For the rest of this trip, I let Charles Dickens be my tour guide.  I have an ongoing obsession with his book American Notes, the tale of his 1842 visit to America.  He paints a  fascinating image of us as a young, rowdy country, and I’m continually seeking out places that Dickens visited that still exist: like Eastern State Penitentiary.

Opened in1829, Eastern State is the oldest Penitentiary in the world.  Dickens admired the Quaker founders’ new approach to decriminalization: prisoners were put into solitary confinement and taught a trade, like wood working, to while away their hours and to give them a skill once they were released.  A prisoner had plenty of quiet time to think about what they had done and to make their peace with god.  It also occasionally drove people CRAZY.

Later on, the prison went communal, using solitary confinement as punishment for bad behavior.

The prison was in use for a remarkable 141 years; it was abandoned in 1971, and reopened in 1994 for public tours.  Originally “Visitors are required to wear hard hats and sign liability waivers.”  Today, the prison is stabilized but is in a state of beautiful decay.  Restored areas show how it would have looked originally: very pristine and Baptist church-like.  We took  a guided, hour-long tour of the building and stopped in at a special short tour of the kitchens and dining facilities.

A cell block at Eastern State Penitentiary.

The dining hall at Eastern State Penitentiary

Down in The Hole, and underground facility for solitary confinement. It was flooded from the rain; dark, and miserable.

Next we headed to the Water Works, built in the 18teens , it’s (one of?) the oldest water treatment plant in the States. It’s a restaurant now, but Dickens stopped here when it was functioning to marvel at the modern technology.  It’s a lovely piece of architecture.  On account of the pouring rain on the day we went, the surrounding river was crazy flooded, making for a very interesting visit.

The Waterworks, with the Philadelphia Museum of Art and Philly sklyine in the background.

The rest of the day was spent in consumption: first, we stopped by Reading Terminal Market, a unique collection of food purveyors including Bassett’s Ice Cream.  Bassett’s is America’s oldest ice cream company, founded in 1861.  I had the Cookies N’ Cream, a  favorite of mine from childhood, and my boyfriend had dark chocolate chip and a scoop of pumpkin.  Really excellent, extremely satisfying ice cream.

I had already devoured most of it before i remembered to take a photo…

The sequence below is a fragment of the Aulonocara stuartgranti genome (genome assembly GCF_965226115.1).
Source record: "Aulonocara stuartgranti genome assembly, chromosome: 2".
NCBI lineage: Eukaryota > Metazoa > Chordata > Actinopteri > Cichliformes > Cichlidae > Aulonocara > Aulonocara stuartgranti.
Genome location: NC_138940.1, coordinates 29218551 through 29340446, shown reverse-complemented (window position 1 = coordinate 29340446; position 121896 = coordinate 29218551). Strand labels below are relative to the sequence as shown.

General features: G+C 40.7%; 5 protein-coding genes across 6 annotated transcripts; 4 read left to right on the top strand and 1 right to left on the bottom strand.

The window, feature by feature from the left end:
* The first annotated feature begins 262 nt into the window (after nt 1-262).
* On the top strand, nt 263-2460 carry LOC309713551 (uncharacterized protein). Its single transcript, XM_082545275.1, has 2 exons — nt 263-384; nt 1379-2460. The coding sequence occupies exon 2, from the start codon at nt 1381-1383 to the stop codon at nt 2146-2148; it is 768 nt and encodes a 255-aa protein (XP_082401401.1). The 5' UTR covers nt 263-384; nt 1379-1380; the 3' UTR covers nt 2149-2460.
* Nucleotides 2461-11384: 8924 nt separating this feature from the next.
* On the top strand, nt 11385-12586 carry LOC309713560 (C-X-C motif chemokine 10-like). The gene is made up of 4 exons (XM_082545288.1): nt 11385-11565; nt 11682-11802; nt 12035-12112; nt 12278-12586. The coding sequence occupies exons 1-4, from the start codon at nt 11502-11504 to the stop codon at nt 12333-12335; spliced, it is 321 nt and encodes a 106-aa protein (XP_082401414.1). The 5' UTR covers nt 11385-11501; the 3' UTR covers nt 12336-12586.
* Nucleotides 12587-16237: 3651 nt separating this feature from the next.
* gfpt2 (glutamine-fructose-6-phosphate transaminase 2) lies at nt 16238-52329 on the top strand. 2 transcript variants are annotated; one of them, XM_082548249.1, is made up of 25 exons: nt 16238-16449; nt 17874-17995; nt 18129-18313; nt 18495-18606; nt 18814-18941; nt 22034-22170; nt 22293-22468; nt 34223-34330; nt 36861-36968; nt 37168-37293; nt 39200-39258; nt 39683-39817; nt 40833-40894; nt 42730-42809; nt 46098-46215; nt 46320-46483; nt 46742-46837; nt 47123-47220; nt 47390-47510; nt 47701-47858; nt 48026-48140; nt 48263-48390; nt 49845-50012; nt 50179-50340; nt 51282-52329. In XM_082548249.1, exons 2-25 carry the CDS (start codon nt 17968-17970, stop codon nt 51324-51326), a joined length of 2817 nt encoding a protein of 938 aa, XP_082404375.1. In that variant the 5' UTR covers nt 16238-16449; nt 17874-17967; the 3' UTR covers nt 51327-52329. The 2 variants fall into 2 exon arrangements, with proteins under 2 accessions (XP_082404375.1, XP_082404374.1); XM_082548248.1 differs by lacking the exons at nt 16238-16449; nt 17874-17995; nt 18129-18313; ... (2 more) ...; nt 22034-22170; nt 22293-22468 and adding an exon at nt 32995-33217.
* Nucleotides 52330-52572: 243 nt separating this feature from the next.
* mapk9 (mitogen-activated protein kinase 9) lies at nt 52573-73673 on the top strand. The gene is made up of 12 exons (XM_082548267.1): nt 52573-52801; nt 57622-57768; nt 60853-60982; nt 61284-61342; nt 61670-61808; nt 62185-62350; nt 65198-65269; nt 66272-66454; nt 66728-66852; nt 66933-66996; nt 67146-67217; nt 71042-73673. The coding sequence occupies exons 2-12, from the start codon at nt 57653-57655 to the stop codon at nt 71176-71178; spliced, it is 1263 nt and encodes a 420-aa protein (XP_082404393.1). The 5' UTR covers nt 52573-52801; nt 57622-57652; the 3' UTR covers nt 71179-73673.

Then we walked over to McGillin’s, the oldest bar in Philly, for a beer.  I had the McGillin 1860 IPA; it tasted similar to the house brew at Pete’s Tavern.  We sat at the bar and sipped our beers; the crowd was a little sports bar/ college-ee, but I’ve noticed that’s how these ancient bars seem to be able to stay in business.  Take, for example, McSorely’s: a NYC institution since 1858, it’s still going strong as a NYU hot spot.  Bully for them, I say.

Oldest bar in Philly.

From there, dinner reservations at a restaurant that no history nerd should miss:  The City Tavern.  The original City Tavern (est. 1773) was an immensely popular and fashionable restaurant in the 18th and 19th centuries, attended not only Dickens, but by most of our founding fathers.  The current building is a recreation, with food researched and prepared by chef Walter Staib, who has his own hearth cooking show on PBS.

I was immediately horrified by the attire of the waiters: black 18th-century olde timey outfits.  They appeared to be made from polyester and I think they were wearing sport socks.  From the neck up, they were entirely modern.  I don’t want to be a snob, but I would have rather had my waiters in normal server blacks; I felt the corniness of their dress took away from all the things that were cool about the dining experience.

The menu was fairly typical of restaurants that  serve “historical” fair: unchallenging dishes that could have been served in the colonial era, but are prepared in a modern way.  Having said that, my boyfriend got a pork chop with mashed potatoes and sauerkraut that was THE SINGLE BEST PORKCHOP I’VE EVER HAD.  It was the size of half a pig; had a rich, ham-like flavor from being applewood smoked; and was soo tender it was like meat butter.

Oldhe thymeness

I picked my way through the menu and compiled a historical plate of food.  First, I ordered up a sampling of four historic beers–so cool!

Four historic beers.